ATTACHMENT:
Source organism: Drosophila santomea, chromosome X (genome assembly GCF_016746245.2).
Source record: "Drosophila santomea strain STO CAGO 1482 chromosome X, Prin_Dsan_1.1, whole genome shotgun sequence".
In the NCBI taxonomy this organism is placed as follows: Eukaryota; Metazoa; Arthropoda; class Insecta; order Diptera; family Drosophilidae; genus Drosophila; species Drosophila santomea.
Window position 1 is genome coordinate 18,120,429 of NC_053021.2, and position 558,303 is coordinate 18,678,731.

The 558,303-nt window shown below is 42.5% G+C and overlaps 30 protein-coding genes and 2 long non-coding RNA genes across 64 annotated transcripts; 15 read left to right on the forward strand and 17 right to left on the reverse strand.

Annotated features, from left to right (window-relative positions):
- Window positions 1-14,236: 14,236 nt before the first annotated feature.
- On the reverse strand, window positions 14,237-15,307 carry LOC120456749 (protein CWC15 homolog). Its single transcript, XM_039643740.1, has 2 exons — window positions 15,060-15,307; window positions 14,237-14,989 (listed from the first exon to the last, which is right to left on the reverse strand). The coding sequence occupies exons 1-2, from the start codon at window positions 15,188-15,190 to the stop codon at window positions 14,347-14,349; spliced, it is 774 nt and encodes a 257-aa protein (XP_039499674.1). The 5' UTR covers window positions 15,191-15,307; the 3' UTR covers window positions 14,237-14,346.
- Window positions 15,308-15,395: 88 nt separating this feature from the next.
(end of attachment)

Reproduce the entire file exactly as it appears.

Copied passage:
Source organism: Drosophila santomea, chromosome X (genome assembly GCF_016746245.2).
Source record: "Drosophila santomea strain STO CAGO 1482 chromosome X, Prin_Dsan_1.1, whole genome shotgun sequence".
In the NCBI taxonomy this organism is placed as follows: Eukaryota; Metazoa; Arthropoda; class Insecta; order Diptera; family Drosophilidae; genus Drosophila; species Drosophila santomea.
Window position 1 is genome coordinate 18,120,429 of NC_053021.2, and position 558,303 is coordinate 18,678,731.

The 558,303-nt window shown below is 42.5% G+C and overlaps 30 protein-coding genes and 2 long non-coding RNA genes across 64 annotated transcripts; 15 read left to right on the forward strand and 17 right to left on the reverse strand.

Annotated features, from left to right (window-relative positions):
- Window positions 1-14,236: 14,236 nt before the first annotated feature.
- On the reverse strand, window positions 14,237-15,307 carry LOC120456749 (protein CWC15 homolog). Its single transcript, XM_039643740.1, has 2 exons — window positions 15,060-15,307; window positions 14,237-14,989 (listed from the first exon to the last, which is right to left on the reverse strand). The coding sequence occupies exons 1-2, from the start codon at window positions 15,188-15,190 to the stop codon at window positions 14,347-14,349; spliced, it is 774 nt and encodes a 257-aa protein (XP_039499674.1). The 5' UTR covers window positions 15,191-15,307; the 3' UTR covers window positions 14,237-14,346.
- Window positions 15,308-15,395: 88 nt separating this feature from the next.